Scientists should understand themselves as both learners and active creators of knowledge, according to a recent research paper on “Distributed Science: The Scientific Process as Multi-Scale Active Inference.” The study disputes the traditional inductive scientific method and suggests a Bayesian model, whereby multiple theories are weighed side by side for plausibility. The model also factors in the role of personal and community-wide interests affecting scientific advancement. Caution is called for when interpreting science-based policies, since scientific understanding is always evolving.
1859, the year of publication of Darwin’s The Origin of Species, was the year that the concept of evolution exploded into popular consciousness. It went on to foment a controversy that raged for a hundred years and still continues, in some quarters, to be considered problematic. That was because Darwin, and independently Alfred Wallace, had… Continue reading The Evolution of Evolutionary Thinking
One of the victims of covid and the reactions to the pandemic, has been the reputation of science. This is best summed up in the slogan which emerged during the pandemic, the admonition to “FOLLOW THE SCIENCE!”, which was parroted by scientifically semi-literate pundits whenever anyone had the temerity to question the official version on… Continue reading The Bureaucratic and Authoritarian Implications of “The Science”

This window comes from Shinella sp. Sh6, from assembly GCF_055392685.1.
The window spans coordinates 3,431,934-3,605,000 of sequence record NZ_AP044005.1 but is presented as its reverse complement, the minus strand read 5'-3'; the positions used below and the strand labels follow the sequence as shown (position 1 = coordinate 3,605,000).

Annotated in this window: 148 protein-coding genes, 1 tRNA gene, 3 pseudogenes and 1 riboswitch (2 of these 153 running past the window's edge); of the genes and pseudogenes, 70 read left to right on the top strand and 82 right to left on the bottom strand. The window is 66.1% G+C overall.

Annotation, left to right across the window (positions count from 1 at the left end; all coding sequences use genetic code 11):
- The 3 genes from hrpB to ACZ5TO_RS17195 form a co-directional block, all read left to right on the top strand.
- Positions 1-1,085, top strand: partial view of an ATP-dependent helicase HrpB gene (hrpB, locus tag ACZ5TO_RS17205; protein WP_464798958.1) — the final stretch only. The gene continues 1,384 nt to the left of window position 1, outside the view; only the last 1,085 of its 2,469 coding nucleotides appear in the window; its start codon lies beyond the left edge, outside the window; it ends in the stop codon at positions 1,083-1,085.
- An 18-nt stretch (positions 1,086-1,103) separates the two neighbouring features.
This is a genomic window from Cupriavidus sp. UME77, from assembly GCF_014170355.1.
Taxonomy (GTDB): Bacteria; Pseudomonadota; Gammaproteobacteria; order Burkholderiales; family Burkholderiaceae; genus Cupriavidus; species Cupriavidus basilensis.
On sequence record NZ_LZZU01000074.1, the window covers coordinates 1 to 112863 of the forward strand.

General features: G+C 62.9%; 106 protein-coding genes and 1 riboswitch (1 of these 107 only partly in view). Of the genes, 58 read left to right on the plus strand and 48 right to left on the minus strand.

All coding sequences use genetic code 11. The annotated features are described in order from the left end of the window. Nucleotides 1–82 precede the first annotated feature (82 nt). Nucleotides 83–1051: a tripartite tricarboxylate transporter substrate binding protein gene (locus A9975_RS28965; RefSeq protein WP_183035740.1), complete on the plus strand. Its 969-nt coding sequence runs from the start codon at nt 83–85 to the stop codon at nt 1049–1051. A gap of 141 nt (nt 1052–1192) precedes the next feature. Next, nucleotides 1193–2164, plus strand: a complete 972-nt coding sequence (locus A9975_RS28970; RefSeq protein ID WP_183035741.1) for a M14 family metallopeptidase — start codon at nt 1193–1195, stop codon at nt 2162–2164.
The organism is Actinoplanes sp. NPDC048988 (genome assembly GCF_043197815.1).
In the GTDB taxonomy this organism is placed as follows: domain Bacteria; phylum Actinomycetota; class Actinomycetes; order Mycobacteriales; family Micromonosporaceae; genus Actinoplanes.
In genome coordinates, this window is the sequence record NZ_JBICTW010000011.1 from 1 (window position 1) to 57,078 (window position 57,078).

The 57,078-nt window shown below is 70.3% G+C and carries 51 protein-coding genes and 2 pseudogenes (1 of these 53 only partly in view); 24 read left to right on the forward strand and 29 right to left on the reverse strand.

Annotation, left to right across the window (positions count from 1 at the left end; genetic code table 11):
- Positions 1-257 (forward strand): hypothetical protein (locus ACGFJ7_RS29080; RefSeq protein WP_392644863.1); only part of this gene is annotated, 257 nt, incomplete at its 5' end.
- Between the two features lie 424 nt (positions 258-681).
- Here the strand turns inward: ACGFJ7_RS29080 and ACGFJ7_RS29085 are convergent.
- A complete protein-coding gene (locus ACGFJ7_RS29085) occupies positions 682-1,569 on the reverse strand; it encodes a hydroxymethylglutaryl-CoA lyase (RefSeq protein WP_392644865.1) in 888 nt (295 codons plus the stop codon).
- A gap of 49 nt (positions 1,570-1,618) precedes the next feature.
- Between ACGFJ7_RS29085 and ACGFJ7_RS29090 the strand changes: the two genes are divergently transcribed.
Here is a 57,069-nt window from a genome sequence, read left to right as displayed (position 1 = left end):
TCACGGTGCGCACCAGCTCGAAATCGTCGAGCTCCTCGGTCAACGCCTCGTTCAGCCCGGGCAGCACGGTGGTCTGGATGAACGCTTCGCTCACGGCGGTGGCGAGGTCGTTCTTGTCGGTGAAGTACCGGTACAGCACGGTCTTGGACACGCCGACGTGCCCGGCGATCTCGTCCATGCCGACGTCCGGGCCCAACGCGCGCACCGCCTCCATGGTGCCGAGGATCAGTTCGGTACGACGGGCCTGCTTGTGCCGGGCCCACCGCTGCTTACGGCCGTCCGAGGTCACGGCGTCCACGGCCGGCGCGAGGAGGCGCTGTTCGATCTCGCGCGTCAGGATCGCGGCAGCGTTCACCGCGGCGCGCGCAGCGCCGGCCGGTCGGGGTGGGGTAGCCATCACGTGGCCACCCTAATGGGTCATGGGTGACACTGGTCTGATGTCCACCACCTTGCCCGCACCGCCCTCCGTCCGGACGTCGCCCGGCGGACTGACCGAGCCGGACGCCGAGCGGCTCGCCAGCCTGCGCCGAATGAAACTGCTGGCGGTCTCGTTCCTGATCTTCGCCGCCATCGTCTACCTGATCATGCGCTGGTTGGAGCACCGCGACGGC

Bjorn Lomborg (New York, NY: Basic books, 2020) For a long time, there has been no real centre ground politically on climate change: either you are a believer in green activism and its policy platform or a denier, it seems. This is nowhere more demonstrably seen than in the US, where stance on climate change… Continue reading Review: False Alarm: How climate change panic costs us trillions, hurts the poor and fails to fix the planet.
We in the UK are 60 days into a lockdown which has devastated our economy in an attempt to address a Covid-19 outbreak which is by now largely on the retreat. But like a rabbit in the headlights, we are stuck with a policy which, although it has successively changed its justification as each of… Continue reading How Useful Are “R” Values?
The latest news that the Antarctic has undergone rapid melting in the period 2014-2017 (Vaughan, 2019), undoing 35 years of gradual growth, one of the touchstones of climate change sceptics, effectively demolishes the argument that global warming is not real. Nevertheless, the pressure by activists for radical and immediate restructuring of the economy is potentially… Continue reading An assessment of the status of climate change modelling as a scientific paradigm (part 2)
These past two weeks have seen an escalation in ecological activism with protesters taking control of the arteries of major cities in the UK, bringing traffic to a standstill, in order to force radical action on the government regarding climate control. While I feel encouraged by young people taking action over an issue they are… Continue reading Climate change as a scientific paradigm (part 1)